The ability to deal with spatial data is becoming increasingly important in applications in geographic information systems, computer vision, computer graphics, computer vision, image processing, solid modeling, robotics, and cartography. This manifests itself in the need to incorporate this data in existing database management systems.
This incorporation must result in the coexistence of the spatial data with the non-spatial data. The result is termed a spatial database. Spatial databases must deal with points, lines, rectangles, regions, surfaces, volumes, and other geometric data, as well as time and non-geometric data (known as attribute data). The implementation of spatial databases involves many issues including a choice among a number of different representations for the underlying data, as well as the types of queries to be supported,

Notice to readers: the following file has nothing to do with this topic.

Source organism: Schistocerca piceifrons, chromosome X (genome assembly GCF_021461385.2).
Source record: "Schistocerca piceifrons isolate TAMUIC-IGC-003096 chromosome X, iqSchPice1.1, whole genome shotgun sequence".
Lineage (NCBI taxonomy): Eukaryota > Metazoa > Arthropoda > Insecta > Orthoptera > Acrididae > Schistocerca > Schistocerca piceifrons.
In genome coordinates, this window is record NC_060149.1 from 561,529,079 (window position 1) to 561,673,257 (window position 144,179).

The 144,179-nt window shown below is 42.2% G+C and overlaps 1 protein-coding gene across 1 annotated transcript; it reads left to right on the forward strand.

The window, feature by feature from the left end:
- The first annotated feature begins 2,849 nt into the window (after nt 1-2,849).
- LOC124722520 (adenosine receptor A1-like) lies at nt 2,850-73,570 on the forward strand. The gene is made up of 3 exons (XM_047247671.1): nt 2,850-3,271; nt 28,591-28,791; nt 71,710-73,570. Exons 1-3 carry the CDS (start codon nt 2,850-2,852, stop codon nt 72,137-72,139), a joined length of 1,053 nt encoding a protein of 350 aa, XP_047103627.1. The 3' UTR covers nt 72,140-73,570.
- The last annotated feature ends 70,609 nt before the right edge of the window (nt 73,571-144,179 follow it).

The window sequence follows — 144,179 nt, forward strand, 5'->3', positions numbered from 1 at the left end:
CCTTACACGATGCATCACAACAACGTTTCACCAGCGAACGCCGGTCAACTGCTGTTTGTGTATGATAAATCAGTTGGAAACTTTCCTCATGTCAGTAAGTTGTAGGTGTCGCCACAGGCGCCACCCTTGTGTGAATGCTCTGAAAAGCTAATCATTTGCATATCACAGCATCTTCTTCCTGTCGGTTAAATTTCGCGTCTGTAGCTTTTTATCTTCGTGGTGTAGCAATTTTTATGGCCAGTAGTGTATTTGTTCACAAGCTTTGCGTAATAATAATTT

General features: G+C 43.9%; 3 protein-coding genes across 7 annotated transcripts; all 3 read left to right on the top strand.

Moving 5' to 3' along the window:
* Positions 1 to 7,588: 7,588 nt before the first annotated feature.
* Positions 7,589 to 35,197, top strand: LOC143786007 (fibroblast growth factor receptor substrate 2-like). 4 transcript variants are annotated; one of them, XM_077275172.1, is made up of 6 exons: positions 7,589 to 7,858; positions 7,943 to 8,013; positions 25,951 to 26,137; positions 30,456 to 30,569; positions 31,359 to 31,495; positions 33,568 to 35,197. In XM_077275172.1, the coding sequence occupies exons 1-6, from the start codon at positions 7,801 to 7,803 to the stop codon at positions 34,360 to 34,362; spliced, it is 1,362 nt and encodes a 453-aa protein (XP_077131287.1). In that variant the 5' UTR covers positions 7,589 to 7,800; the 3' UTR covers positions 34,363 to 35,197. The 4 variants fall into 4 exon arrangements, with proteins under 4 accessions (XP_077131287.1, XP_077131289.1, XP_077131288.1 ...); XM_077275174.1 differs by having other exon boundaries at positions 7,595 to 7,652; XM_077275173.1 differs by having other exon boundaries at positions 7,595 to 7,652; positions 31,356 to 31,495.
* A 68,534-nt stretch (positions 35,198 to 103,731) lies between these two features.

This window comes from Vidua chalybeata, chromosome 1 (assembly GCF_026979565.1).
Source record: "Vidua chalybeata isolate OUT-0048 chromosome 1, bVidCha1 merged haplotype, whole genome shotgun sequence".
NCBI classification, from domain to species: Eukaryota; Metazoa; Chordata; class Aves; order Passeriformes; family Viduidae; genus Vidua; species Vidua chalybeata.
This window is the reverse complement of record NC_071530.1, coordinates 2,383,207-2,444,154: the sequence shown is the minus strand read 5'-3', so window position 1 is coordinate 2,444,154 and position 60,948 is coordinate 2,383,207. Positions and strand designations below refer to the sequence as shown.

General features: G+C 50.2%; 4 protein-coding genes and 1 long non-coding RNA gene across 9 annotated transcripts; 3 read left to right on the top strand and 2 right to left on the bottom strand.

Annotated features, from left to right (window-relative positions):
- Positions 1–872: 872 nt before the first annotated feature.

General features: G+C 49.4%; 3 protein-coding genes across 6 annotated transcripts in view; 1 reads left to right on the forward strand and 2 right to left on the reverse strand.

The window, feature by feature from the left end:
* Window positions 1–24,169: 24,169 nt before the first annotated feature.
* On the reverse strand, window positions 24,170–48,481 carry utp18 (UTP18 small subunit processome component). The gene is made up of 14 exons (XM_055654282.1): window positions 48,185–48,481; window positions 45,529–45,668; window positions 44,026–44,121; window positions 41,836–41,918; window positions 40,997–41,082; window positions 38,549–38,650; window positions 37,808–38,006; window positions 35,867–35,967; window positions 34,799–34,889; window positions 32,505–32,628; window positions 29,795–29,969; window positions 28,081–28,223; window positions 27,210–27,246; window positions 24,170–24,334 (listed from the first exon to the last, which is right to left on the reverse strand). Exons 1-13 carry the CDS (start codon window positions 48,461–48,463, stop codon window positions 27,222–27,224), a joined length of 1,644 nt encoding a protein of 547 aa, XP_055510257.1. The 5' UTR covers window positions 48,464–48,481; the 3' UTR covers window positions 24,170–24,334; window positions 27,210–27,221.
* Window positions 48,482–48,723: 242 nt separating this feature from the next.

In this tutorial we review some of the most recent representations and the type of operations that they are designed to support. We also discuss methods of integrating spatial and non-spatial data in conventional database management systems, as well as examine some existing spatial database systems.